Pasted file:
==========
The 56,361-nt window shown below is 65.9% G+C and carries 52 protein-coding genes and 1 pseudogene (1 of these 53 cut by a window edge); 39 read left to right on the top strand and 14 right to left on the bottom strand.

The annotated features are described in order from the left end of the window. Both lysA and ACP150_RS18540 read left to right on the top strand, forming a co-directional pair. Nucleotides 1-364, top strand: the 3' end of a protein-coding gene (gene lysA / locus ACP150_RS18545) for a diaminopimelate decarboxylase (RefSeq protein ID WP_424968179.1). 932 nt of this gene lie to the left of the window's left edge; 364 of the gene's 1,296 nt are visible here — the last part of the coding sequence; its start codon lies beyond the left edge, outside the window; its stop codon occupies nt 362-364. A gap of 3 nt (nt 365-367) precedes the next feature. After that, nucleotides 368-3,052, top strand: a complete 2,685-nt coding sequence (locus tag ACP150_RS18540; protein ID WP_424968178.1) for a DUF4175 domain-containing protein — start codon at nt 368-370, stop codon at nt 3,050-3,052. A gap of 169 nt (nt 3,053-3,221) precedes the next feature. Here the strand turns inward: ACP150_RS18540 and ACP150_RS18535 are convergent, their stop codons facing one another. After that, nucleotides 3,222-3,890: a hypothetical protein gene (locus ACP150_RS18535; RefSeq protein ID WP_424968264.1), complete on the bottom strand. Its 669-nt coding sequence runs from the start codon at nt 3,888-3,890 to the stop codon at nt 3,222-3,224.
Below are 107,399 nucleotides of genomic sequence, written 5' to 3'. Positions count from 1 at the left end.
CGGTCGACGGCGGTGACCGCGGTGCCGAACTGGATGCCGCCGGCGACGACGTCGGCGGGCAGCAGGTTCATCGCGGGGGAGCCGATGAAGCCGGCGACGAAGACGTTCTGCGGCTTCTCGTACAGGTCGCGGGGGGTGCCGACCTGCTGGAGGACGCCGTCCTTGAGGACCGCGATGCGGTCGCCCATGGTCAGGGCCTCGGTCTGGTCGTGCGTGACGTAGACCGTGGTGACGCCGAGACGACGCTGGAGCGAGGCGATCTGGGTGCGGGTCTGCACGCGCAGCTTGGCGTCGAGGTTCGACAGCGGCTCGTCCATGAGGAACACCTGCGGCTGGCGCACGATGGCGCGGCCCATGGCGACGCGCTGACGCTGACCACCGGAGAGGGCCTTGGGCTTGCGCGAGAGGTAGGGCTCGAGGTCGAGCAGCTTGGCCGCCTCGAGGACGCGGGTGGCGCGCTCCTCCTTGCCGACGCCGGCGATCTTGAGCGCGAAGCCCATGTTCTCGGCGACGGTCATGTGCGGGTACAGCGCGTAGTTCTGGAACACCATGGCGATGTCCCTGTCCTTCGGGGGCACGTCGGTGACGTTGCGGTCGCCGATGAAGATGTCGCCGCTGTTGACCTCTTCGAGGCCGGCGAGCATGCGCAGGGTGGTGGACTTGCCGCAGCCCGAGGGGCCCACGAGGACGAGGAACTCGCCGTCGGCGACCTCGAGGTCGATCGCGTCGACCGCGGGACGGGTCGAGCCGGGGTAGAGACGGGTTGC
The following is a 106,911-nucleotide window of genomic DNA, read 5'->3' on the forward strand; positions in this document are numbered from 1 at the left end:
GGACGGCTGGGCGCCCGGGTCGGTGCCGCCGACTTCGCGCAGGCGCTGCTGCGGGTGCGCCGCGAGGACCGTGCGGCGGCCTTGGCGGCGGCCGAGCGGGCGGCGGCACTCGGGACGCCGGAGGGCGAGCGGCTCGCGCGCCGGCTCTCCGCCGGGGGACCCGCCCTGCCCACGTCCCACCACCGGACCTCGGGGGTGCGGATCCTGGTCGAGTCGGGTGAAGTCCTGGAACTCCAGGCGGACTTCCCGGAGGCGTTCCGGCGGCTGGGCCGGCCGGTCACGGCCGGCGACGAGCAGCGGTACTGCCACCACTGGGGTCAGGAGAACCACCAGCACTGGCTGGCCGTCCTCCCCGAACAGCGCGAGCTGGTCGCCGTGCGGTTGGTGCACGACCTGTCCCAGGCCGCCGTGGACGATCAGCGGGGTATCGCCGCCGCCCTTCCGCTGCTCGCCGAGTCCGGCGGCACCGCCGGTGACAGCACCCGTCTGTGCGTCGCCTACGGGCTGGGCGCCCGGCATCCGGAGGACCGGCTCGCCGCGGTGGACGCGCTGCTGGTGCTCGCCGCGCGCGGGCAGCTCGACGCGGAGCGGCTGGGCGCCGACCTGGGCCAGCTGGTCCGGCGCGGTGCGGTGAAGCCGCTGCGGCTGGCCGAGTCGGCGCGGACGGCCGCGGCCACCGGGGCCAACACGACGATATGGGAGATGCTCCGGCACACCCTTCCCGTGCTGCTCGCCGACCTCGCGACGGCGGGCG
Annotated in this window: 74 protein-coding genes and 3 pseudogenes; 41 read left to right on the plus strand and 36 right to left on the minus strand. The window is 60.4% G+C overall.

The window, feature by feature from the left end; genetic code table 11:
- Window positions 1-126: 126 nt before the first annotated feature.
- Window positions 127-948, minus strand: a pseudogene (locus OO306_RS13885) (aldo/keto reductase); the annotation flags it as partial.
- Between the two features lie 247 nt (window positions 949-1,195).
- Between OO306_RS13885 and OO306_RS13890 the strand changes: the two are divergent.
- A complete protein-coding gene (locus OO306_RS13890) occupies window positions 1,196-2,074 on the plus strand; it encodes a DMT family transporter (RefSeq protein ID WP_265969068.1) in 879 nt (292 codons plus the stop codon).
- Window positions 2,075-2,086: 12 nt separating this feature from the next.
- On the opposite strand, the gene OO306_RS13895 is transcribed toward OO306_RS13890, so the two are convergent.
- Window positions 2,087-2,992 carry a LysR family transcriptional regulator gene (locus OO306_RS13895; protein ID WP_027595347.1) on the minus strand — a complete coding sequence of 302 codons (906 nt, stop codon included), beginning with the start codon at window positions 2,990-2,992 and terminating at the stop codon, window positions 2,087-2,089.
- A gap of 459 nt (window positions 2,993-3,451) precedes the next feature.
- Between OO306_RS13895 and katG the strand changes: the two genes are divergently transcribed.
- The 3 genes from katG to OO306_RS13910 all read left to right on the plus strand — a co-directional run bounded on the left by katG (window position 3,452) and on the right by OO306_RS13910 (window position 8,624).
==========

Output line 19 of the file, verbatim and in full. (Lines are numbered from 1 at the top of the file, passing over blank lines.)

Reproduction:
- The 3 genes from katG to OO306_RS13910 all read left to right on the plus strand — a co-directional run bounded on the left by katG (window position 3,452) and on the right by OO306_RS13910 (window position 8,624).